Things like this only happen in London: you go out to buy some organic veg, you end up in the first ever tube tunnel.
There was a Christmas Market at the Finnish church in Rotherhithe last Saturday. I’m not big on Christmassy stuff, but the Finns always sell the best stuff during the market – rye breads, Fazer sweets, frozen bilberries – so we decided to make a short walk from our usual Maltby St shopping (and coffeeing 🙂
(by the way: recession? what recession? judging by the way all of Bermondsey and Rotherhithe are being built up with new developments, one would be excused to think we’re in the middle of the greatest real estate boom in history)
As I have a recent obsession with the Brunels, we’ve decided to drop by the Brunel Museum nearby. It’s a very tiny place, in an old pump house for the Thames Tunnel – a few photos, a souvenir stall, a tv with Brunel’s bio and some artefacts from the digging of the tunnel. And they don’t charge much, just £2 for a walkaround.
But this time was different. The man selling tickets asked us – ‘are you here for the Christmas Special?’
Three pounds extra. It starts at 2.
Okay, why not.
Five minutes before 2pm, a crowd of some 50 people gathered outside the museum. Obviously, something big was going to happen. We were led down a tiny, tiny entrance (had to crawl for a few feet) down a rickety, scaffolding stairway, into a vast, empty, circular underground chamber.
The grand entrance hall to the Thames Tunnel.
Looking rather less grand now. The railway company tore down the wooden staircase and all the decorations for fear of fire.
‘You are among the first people to have entered this place – after 145 years!’ announced our host, and began to tell us the story of the tunnel. Its many firsts. The first ever to be born under water. The first ever use of a tunnelling shield. The first ever underwater shopping arcade – after it turned out the tunnel entrance was too narrow to carry cargo, the only way for the passageway to pay for itself was to sell souvenirs. The first ever underwater dining hall, ballroom, amusement fair. The story went on. All the while we heard trains running under our feet – if the floor was glass, we would see them, speeding between Rotherhithe and Wapping through the still used part of the tunnel. The pumps still pumping water out.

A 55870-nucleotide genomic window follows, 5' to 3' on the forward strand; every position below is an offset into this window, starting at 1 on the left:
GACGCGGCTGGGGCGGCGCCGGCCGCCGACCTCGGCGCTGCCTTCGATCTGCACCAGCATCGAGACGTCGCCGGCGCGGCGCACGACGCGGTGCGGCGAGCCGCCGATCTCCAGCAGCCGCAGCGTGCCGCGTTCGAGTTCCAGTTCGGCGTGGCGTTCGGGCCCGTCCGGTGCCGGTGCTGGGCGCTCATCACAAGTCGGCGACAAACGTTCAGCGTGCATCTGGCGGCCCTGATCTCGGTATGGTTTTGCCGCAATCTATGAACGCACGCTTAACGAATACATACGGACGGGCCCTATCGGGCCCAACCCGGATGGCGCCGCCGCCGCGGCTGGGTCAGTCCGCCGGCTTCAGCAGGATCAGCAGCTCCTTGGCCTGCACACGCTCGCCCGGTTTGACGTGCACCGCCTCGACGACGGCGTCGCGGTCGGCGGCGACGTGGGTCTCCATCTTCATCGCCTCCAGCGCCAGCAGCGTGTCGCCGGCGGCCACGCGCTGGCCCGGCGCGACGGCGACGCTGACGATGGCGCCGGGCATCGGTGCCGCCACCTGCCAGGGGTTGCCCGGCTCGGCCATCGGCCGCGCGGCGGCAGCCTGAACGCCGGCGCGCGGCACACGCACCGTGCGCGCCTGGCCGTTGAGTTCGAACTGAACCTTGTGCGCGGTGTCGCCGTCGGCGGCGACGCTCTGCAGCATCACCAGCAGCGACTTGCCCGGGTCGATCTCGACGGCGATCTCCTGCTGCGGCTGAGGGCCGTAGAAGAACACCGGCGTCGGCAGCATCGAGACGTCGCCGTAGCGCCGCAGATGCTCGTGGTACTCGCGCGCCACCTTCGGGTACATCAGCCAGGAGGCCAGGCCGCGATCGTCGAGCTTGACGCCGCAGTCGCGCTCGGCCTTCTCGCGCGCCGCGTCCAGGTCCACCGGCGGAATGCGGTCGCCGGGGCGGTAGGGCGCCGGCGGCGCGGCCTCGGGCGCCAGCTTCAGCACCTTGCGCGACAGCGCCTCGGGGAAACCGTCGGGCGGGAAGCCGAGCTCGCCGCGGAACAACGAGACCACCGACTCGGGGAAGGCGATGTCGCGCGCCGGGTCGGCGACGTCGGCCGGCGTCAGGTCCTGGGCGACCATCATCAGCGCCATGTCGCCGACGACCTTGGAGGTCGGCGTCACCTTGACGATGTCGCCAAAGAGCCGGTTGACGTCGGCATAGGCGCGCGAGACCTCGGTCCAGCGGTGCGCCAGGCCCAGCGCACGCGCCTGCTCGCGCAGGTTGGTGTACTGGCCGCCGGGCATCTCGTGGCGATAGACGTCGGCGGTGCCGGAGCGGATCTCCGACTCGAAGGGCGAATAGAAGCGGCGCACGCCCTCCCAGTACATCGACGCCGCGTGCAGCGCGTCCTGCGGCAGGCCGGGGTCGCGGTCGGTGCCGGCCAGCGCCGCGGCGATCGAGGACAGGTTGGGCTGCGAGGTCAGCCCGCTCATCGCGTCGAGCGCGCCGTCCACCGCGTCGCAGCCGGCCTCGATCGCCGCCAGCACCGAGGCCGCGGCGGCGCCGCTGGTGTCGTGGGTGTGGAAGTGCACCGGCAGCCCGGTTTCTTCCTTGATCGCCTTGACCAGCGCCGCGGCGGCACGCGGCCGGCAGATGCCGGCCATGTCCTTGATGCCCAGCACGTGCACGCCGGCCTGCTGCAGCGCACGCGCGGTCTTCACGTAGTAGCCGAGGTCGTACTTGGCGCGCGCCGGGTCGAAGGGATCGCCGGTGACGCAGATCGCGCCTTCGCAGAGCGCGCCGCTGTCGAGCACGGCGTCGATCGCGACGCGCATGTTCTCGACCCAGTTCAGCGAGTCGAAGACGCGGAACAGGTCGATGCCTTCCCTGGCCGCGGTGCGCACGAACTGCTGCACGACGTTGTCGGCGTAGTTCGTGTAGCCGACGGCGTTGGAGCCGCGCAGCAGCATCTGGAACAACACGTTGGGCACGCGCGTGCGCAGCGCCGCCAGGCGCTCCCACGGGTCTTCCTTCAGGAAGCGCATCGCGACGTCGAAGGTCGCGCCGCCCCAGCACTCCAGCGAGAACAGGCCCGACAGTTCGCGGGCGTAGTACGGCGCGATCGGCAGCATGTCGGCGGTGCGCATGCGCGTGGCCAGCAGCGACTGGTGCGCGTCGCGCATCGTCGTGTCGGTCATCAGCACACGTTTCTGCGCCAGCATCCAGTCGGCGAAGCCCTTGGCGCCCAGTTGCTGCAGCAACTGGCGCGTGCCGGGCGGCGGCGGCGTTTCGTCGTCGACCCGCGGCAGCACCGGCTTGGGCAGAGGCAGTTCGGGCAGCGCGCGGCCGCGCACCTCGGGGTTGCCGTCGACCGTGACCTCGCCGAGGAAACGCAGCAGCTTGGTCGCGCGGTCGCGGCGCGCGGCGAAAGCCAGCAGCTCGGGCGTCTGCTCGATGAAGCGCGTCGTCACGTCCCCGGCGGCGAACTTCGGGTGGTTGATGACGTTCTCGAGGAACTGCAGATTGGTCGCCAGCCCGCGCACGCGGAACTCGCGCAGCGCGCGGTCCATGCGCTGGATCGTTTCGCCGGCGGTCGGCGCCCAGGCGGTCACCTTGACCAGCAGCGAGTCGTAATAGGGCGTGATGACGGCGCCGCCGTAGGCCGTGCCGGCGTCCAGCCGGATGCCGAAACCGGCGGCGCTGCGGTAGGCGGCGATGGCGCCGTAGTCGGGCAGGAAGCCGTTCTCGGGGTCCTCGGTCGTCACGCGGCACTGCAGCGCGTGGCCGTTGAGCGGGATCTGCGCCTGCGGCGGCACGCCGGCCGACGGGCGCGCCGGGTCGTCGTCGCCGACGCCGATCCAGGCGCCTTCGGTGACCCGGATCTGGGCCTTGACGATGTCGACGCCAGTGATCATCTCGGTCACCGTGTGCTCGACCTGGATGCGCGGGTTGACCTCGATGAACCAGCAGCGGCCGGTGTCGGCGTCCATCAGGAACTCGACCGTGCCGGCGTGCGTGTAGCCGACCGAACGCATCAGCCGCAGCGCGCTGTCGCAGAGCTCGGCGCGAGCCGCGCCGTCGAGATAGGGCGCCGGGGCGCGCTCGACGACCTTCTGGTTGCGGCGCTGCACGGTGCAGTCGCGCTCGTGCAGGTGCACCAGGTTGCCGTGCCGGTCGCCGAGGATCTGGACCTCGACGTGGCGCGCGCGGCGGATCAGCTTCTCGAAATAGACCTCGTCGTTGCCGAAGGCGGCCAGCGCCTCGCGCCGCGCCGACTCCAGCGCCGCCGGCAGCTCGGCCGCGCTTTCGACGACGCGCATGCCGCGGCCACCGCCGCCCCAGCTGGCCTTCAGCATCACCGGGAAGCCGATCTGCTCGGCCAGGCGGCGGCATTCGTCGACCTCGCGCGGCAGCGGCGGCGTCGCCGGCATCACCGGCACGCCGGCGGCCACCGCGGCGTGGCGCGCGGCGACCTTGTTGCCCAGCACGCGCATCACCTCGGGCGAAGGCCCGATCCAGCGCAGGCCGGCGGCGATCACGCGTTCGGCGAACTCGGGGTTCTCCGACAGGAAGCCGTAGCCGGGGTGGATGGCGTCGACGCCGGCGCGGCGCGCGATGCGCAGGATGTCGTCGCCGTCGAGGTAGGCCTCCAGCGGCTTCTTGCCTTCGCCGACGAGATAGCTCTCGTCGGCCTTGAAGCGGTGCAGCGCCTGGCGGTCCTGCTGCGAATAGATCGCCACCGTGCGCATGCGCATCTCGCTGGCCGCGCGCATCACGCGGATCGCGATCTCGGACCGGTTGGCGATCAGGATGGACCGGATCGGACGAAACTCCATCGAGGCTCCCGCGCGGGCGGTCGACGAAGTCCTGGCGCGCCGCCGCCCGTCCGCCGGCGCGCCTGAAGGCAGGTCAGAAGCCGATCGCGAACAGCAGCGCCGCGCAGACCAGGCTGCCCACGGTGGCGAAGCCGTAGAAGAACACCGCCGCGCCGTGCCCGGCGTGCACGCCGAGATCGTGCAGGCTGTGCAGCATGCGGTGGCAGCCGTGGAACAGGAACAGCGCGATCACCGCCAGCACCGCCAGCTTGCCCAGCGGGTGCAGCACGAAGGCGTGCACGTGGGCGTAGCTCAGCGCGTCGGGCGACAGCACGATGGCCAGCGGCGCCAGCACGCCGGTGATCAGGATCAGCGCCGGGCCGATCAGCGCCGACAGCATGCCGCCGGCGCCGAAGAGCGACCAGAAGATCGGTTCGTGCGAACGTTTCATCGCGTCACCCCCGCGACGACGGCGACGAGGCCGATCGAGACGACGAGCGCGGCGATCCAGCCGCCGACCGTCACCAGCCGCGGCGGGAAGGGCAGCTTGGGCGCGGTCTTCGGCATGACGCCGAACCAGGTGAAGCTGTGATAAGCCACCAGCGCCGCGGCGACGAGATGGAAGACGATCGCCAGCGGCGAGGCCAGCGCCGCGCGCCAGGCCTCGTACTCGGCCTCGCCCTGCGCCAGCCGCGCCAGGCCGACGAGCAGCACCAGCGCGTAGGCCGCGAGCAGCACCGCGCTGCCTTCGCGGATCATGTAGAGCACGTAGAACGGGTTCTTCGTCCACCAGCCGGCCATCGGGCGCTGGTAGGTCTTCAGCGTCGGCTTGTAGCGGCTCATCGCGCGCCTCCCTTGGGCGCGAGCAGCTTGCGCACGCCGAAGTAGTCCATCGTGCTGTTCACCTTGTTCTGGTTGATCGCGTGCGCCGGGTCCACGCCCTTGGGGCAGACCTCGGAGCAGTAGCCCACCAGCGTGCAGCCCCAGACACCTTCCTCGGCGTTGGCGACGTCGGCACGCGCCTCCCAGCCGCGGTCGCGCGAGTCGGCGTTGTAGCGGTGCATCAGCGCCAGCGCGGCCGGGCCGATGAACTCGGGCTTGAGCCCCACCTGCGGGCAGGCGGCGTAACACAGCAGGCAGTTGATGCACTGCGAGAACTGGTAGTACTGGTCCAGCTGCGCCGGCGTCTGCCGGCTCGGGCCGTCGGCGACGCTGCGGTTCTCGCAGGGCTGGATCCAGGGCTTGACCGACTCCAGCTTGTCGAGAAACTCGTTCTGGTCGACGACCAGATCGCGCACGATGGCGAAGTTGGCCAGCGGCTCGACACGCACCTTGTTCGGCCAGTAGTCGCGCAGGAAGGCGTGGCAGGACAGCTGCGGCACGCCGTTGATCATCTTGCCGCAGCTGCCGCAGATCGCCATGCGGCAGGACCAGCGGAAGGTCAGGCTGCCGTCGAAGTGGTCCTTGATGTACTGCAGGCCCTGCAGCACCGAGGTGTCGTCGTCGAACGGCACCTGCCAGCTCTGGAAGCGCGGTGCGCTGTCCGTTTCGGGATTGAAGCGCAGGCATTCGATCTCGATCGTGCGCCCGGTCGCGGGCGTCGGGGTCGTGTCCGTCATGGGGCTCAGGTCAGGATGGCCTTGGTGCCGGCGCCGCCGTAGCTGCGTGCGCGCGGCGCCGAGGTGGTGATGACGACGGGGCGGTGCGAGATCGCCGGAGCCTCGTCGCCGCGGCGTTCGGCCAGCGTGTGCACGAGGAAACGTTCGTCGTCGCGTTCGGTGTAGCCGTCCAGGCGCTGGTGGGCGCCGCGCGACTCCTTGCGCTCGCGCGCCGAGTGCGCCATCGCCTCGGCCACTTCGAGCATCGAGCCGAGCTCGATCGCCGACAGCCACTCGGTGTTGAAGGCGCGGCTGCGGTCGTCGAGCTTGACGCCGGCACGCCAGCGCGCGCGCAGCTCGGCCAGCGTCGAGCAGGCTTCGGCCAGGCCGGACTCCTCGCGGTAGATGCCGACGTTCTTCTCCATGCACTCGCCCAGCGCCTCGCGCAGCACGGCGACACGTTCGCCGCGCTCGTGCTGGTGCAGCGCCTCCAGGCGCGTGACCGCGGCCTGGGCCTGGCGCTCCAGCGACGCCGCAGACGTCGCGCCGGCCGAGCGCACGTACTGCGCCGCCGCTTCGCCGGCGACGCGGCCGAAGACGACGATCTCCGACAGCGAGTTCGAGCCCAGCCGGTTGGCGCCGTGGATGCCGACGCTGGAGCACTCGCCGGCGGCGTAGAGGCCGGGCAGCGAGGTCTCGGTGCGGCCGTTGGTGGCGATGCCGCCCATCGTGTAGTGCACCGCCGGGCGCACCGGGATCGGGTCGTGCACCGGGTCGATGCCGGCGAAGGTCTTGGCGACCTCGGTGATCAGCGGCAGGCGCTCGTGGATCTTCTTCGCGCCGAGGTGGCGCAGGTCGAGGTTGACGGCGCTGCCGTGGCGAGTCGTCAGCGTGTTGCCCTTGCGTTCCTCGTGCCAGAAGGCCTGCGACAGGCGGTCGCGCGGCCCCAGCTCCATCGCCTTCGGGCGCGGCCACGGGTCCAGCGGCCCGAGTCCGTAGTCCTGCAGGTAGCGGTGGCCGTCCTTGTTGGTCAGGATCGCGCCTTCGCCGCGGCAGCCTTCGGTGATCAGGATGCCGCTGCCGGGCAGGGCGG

It was, for all purposes, just a big brick tank with some trains running through. But it was the basis for all underground railway systems in the world. Paris, Tokyo, Channel Tunnel – all built based on the same purposes.
And we found it on a random walk.
This is why London is the best.
(because this was such a random occurence, I had no camera with me – just managed these two snaps with my phone. it has a rubbish camera, and it was rather dark inside.)
This site has much better photos of the tunnel itself – still in use, after all these years.